Every baseball team has its utility players. For every Tinker, Evers, and Chance, turning double plays in the infield, there’s a Heinie Zimmerman coming off the bench to pinch-hit. For every Adam Jones, Nelson Cruz, and Manny Machado, powering their team to an AL East championship, there’s a Ryan Flaherty filling in at second base on off nights. And for every Reihan Salam, David French, and Richard Brookhiser, promoting their debate-shifting books, speaking wisdom to the ears of college students, and lending erudition to a magazine that was founded on it, there’s a, well, me.
I’ve been a National Review Institute William F. Buckley Jr. fellow in political journalism since August 2017, two months after I graduated from college. (I was a summer intern at National Review in 2016.) In that time I’ve had the privilege to report and opine on a number — and it’s a big number — of topics for National Review and NationalReview.com, to appear on our podcasts, and to participate in several NRI events. I’ve written about David Lynch’s Americana, the new trends in economic policy, and changes in our cultural tide. I’ve covered elections from the Montana Senate contest to House races in western Pennsylvania. The fellowship has allowed me to write, read, and think for a living. And it’s allowed me to turn that writing, reading, and thinking into coverage, thanks to the generosity of our supporters — of which, as part of NRI’s 2018 fund appeal, I am humbly asking for more.
Like you, I try to soak in the great work of our major stars. I’ve been a beneficiary of NRI’s work in more ways than one. When Reihan gave extended remarks on Melting Pot or Civil War?, John O’Sullivan and Daniel McCarthy discussed the life and ideas of Russell Kirk, and NR aficionados gathered to honor the tenth anniversary of William F. Buckley Jr.’s death, I was there, watching from the stands. But, like any utility player, I’m ready on a moment’s notice to fill a gap in our coverage or look into a niche issue for our benefit — and the benefit of our audience. While NRI stalwarts tour the country, connect with supporters, and engage in the era’s most pressing debates, I’m working behind the scenes with our editorial board, writing book reviews, and learning from the best this business has to offer. Last week, with the Oosterdam at sea, I penned Jim Geraghty’s Morning Jolt. It’s all given me a new appreciation for the positionless infielder who does whatever the manager needs him to do.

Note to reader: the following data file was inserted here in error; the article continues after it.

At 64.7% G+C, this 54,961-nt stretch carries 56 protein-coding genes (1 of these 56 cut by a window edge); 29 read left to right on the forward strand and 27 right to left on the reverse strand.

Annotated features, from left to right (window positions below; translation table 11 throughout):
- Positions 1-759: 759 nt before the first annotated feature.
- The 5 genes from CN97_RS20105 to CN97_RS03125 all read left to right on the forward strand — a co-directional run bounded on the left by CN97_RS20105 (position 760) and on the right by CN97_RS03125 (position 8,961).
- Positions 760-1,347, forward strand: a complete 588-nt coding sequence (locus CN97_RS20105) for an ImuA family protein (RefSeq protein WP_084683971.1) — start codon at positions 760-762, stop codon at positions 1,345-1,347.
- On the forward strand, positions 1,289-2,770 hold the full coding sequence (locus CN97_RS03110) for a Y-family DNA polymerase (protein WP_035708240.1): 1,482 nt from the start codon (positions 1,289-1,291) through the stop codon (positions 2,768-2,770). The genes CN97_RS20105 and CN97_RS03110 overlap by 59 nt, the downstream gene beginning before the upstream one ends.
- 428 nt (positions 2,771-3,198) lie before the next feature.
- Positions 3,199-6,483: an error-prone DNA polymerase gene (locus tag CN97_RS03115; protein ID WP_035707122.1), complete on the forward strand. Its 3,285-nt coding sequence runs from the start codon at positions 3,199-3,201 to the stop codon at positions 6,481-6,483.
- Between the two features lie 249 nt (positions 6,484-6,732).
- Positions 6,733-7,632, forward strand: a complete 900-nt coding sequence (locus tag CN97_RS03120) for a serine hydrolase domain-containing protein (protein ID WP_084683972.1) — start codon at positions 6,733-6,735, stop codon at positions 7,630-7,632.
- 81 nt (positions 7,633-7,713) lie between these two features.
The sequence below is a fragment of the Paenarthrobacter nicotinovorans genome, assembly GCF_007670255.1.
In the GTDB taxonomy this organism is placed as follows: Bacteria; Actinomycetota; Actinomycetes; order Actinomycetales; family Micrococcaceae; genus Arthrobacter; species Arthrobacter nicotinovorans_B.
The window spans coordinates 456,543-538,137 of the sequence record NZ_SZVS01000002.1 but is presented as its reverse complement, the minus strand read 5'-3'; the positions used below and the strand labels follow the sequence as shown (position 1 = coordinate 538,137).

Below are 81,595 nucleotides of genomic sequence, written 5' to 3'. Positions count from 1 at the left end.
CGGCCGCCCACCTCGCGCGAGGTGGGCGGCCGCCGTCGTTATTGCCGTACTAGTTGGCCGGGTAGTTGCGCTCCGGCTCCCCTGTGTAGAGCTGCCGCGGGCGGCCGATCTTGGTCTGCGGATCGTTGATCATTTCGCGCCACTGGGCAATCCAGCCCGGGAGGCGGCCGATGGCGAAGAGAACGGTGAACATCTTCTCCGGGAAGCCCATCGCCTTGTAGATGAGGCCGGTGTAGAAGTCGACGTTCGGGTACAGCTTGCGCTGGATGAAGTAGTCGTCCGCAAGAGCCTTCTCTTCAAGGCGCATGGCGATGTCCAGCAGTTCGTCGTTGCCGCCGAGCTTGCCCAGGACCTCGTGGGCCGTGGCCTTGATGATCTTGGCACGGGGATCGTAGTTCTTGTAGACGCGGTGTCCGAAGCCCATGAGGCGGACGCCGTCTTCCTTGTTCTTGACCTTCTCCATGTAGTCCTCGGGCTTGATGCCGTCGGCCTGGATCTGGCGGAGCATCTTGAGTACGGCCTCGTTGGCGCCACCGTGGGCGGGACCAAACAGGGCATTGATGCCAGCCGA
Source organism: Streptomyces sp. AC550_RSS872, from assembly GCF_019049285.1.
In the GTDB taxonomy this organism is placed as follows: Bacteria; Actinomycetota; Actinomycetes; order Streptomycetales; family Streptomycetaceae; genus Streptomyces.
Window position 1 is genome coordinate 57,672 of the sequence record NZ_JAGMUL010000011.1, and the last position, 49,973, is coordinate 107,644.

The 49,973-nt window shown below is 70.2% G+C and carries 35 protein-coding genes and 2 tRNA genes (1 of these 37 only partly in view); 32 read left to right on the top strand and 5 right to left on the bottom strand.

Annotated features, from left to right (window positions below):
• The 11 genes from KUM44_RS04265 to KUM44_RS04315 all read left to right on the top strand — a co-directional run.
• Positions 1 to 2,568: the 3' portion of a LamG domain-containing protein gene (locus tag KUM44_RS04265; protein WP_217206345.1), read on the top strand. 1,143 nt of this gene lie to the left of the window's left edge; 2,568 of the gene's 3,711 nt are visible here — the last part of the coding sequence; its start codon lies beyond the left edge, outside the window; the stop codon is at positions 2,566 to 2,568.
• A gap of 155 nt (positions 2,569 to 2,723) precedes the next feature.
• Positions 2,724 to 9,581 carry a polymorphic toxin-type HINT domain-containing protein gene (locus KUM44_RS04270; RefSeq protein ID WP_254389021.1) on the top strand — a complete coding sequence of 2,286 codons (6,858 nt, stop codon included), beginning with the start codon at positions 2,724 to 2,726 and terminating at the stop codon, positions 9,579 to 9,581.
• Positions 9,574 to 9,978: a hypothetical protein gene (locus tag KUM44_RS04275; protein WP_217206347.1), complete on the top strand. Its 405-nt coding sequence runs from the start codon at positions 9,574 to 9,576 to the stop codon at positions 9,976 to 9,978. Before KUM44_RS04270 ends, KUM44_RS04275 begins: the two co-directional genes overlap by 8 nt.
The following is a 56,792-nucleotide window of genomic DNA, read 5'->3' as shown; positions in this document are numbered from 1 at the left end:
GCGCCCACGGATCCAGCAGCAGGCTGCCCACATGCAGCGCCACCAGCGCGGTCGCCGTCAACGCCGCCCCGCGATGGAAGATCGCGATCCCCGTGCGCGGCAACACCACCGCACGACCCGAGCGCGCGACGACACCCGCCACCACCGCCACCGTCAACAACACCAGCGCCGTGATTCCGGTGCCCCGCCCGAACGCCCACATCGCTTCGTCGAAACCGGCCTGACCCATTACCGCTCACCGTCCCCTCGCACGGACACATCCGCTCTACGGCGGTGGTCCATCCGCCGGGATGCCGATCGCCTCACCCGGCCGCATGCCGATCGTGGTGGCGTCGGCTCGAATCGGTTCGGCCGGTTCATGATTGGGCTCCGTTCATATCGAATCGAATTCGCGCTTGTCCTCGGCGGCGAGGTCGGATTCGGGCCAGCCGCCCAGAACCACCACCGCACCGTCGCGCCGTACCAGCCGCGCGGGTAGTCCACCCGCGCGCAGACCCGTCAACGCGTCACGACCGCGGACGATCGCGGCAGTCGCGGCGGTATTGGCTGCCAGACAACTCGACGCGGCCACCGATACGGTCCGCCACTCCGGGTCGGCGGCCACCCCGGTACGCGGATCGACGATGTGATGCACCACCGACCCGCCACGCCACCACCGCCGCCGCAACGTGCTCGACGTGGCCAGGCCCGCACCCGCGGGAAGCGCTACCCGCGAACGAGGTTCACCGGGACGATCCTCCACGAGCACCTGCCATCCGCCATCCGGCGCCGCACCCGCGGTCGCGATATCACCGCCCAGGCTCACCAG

Of course, the goal isn’t to remain a utility player forever. It’s to swing for the fences. That’s what the Buckley Fellowship is for: training young conservative writers and increasing the number of consequential writers in America’s public forums. That cause was very important to Bill Buckley, as it is to many conservatives who refuse to accept a media industry that often doesn’t know the first thing about the Right. In the world of political journalism, NRI’s Buckley Fellowship is the best of the best, and support for NRI is support for this effort — support for me, for my fellow Buckley Fellow Madeleine Kearns, and for the Buckley Fellows–to–be in the coming years.
On that note, I don’t think I need to remind you how important NR and NRI are to the public interest. These are strange times, when people are castigated by headhunters if they say, or appear to believe, the wrong thing; mainstream institutions in journalism, business, and the culture industry are being pushed to toe a party line; and the intellectual and personal virtues that this magazine’s founder embodied are on the way out. Something worse threatens to supplant them. But NRI exists to find and support people committed to conserving them. It is the steward of National Review, but it’s also the steward of the core principles that the magazine was founded to defend. To continue our important journalistic work, and to further our animating cause, we count on you. So please, if possible, contribute today.
The Buckley Journalism Program has accomplished plenty for me — as well as for many others who have benefited from the unique opportunity that it provides to become a better writer by working with National Review‘s editors, and to better articulate conservative positions as they apply to the world.